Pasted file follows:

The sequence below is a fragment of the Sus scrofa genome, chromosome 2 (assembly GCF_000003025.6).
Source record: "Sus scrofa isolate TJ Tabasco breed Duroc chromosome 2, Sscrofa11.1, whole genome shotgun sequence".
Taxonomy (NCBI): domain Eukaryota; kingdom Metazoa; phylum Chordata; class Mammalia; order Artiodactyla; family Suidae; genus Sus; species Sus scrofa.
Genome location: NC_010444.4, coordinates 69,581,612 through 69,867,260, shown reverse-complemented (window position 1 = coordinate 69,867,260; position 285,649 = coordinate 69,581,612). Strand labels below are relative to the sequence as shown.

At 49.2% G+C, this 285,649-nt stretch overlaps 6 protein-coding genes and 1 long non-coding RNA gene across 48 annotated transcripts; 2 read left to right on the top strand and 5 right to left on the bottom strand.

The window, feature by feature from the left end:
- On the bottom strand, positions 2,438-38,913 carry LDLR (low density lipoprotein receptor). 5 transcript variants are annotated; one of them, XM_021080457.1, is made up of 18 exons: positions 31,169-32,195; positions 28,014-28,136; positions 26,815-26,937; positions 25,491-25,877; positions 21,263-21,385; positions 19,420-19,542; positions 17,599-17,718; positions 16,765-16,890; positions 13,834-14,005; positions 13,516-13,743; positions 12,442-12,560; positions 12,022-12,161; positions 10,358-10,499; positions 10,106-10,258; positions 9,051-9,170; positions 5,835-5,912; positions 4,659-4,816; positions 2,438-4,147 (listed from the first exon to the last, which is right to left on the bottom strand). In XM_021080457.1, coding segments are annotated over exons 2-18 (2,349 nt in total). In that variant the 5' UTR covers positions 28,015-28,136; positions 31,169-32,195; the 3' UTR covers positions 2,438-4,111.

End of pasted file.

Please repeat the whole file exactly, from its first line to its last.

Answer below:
The sequence below is a fragment of the Sus scrofa genome, chromosome 2 (assembly GCF_000003025.6).
Source record: "Sus scrofa isolate TJ Tabasco breed Duroc chromosome 2, Sscrofa11.1, whole genome shotgun sequence".
Taxonomy (NCBI): domain Eukaryota; kingdom Metazoa; phylum Chordata; class Mammalia; order Artiodactyla; family Suidae; genus Sus; species Sus scrofa.
Genome location: NC_010444.4, coordinates 69,581,612 through 69,867,260, shown reverse-complemented (window position 1 = coordinate 69,867,260; position 285,649 = coordinate 69,581,612). Strand labels below are relative to the sequence as shown.

At 49.2% G+C, this 285,649-nt stretch overlaps 6 protein-coding genes and 1 long non-coding RNA gene across 48 annotated transcripts; 2 read left to right on the top strand and 5 right to left on the bottom strand.

The window, feature by feature from the left end:
- On the bottom strand, positions 2,438-38,913 carry LDLR (low density lipoprotein receptor). 5 transcript variants are annotated; one of them, XM_021080457.1, is made up of 18 exons: positions 31,169-32,195; positions 28,014-28,136; positions 26,815-26,937; positions 25,491-25,877; positions 21,263-21,385; positions 19,420-19,542; positions 17,599-17,718; positions 16,765-16,890; positions 13,834-14,005; positions 13,516-13,743; positions 12,442-12,560; positions 12,022-12,161; positions 10,358-10,499; positions 10,106-10,258; positions 9,051-9,170; positions 5,835-5,912; positions 4,659-4,816; positions 2,438-4,147 (listed from the first exon to the last, which is right to left on the bottom strand). In XM_021080457.1, coding segments are annotated over exons 2-18 (2,349 nt in total). In that variant the 5' UTR covers positions 28,015-28,136; positions 31,169-32,195; the 3' UTR covers positions 2,438-4,111.